One of the major points that I’ve tried to hammer home throughout my past articles has been the concept that your relationship with a customer does not, and should not, end with the sale of a given animal. In fact, the vast majority of your profit actually lies with subsidiary purchases, such as food and substrate.
However, the largest of those purchases—one that literally may make or break the purchasing process for your customers—is the housing for that given animal. Cages and enclosures are often overlooked when considering reptiles as a point of sale, but the right cages can make all the difference when selling your reptiles.
The first and singularly important thing to remember is that if you carry a given animal within your store, you must carry the appropriate housing for that animal. While this is easy to pay lip service to, not every cage or enclosure is made equal. As a retailer, you must consider your animal’s species, size (especially sizes in the future) and humidity needs before stocking both reptiles and their enclosures.
Various species of animals simply require different enclosures. Most snakes, for example, tend to do poorly in mesh-walled enclosures, as they can catch their scales against the mesh, leading to potential injury. Aquatic reptiles, obviously, can’t be held in a mesh enclosure; while species that require specific humidity controls must be kept in an enclosure that best suits their humidity needs. If you live in a particularly dry area, species like bearded dragons or banded geckos may thrive in an open, mesh cage. However, if your area is particularly cold, you may find that open-air enclosures are simply inappropriate for your climate, even indoors.
Animal sizing matters greatly in terms of enclosure choices. While given enclosures vary, based on their actual dimensions, there are a number of easily-found guidelines for various reptiles, based on their family. However, retailers should keep in mind the growth of a given reptile over time. Turtles such as red-eared sliders and various species of iguanas can grow particularly large. While a customer may think they have a large enough enclosure at the time of purchase, they may swiftly find that their new pet quickly outgrows their home.
As a basic rule of thumb, consider most lizards requiring an enclosure at least two to three times longer than their full snout-to-tail length, while turtles would require housing around five times their snout-to-tail length. Snakes tend to be a bit trickier, though in most cases one should consider a cage of at least ¾ of the snake’s overall length.
Depth of an enclosure, however, often depends upon the nature of the given species. A species known for climbing, like most geckos and chameleons, often requires a taller enclosure, while a bearded dragon might not require the additional height. Snakes, similarly, require height based upon their propensity to climb or maneuver vertically. In the end, you simply have to know your animals and effectively communicate that knowledge to your customers. Finally, humidity comes into play for so many reptile species. As a general rule, the more humidity—or, the more control an animal requires for its humidity—the more likely that animal will require a glass or plastic enclosure with solid walls. Animals that thrive in lower humidity will generally do better in open-air, mesh enclosures. Obviously, there are exceptions to this, but in both cases, you—as a retailer—must know your animals and understand how to serve them best.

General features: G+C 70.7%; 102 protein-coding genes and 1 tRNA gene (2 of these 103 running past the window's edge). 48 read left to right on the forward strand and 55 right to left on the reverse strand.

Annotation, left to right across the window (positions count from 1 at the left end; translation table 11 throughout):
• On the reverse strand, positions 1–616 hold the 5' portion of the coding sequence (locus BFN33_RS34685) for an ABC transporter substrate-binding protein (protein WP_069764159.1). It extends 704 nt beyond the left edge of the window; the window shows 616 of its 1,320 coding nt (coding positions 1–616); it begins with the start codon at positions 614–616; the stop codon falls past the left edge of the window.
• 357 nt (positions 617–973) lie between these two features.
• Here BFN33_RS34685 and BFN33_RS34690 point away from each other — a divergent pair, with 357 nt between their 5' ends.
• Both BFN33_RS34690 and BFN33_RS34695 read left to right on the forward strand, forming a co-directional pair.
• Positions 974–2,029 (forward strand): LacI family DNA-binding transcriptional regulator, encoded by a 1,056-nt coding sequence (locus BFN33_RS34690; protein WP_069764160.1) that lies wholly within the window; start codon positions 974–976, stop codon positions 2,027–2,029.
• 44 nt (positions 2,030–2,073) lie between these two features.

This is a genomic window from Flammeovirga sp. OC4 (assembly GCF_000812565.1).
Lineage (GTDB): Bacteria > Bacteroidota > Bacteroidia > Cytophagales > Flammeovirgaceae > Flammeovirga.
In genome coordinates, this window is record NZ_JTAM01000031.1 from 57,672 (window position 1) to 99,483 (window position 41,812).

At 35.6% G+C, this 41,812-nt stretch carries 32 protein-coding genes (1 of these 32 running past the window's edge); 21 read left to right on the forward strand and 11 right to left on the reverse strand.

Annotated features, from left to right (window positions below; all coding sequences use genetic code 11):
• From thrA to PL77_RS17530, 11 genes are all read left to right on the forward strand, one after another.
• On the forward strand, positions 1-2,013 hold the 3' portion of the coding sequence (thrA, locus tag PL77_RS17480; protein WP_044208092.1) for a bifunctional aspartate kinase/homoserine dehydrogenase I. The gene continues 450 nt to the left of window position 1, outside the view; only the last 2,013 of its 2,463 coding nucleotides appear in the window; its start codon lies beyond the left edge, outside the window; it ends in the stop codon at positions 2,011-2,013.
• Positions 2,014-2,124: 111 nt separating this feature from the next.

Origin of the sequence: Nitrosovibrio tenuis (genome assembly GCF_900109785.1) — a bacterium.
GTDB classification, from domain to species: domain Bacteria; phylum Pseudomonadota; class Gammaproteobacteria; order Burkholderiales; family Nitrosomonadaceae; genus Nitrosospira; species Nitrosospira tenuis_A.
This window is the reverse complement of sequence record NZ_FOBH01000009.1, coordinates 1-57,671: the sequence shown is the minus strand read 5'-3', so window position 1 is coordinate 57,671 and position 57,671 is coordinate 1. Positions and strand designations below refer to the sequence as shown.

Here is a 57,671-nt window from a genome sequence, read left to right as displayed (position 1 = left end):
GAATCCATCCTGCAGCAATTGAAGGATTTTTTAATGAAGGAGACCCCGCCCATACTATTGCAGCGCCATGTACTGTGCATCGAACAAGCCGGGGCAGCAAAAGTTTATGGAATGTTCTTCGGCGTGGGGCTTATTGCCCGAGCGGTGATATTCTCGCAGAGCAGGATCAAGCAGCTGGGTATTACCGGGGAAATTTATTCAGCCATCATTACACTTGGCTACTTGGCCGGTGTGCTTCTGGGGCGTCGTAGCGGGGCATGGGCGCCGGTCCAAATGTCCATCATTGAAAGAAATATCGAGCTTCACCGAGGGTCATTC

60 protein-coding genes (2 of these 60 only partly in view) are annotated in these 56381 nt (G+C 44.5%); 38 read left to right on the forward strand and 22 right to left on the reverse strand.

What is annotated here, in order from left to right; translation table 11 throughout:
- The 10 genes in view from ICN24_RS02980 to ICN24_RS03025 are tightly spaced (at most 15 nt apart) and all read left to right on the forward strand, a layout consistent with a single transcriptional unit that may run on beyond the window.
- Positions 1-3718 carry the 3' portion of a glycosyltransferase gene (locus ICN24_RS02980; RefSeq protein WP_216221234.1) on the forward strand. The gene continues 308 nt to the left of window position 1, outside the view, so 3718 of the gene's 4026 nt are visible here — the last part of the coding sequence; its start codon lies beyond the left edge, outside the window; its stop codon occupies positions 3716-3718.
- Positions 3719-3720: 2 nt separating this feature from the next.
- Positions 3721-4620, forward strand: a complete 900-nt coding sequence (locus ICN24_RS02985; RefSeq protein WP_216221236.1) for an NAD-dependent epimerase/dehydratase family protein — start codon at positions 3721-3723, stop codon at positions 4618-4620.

And, as I’ve advocated in the past, any information or education that you gain when choosing your animals’ enclosures absolutely must be disseminated throughout your staff and your customers. While it may seem easier just to keep all of your animals in similar enclosures prior to sale, their needs may diff er significantly; both your staff and your customers must be aware of these nuances to best serve the animals themselves.
Making the Sale
When it comes to selling enclosures, the uptick in overall reptile sales has given rise to a number of intriguing trends. Universal Rocks’ Jason Wilson spoke about some of the interesting things he’s seen within the realm of enclosures. Founded by Stuart Dunne in Australia, Universal Rocks moved to Dallas in 2007 and provides a fantastic variety of artificial stones, plants and other enclosure materials for reptile enthusiasts.
Wilson was quick to note the rise of “round tanks, smaller enclosures, coffee tables and stands,” noting that “we are seeing a trend toward smaller reptiles and amphibians.” This is leading customers to find more varied, unique ways to display their pets, he said.
Wilson encourages pet retailers to provide “clean, bright, and colorful setups” within their stores, noting that store owners should think of their displays as “something they should put in their highest traffic area.” And, he was quick to echo Reptiles by Mack’s own thoughts in regard to stocking procedures: “In the end, be smart, be practical, and don’t be afraid to think outside the box.”
An enclosure will likely represent, for customers, the single largest purchase they will make for their pet outside of the pet itself. And, in some cases, that enclosure may outstrip the cost of the pet several times over. It is your duty to ensure that your customers make wise choices when deciding upon where their new pet will live. Be sure that they have all the right tools to do the job!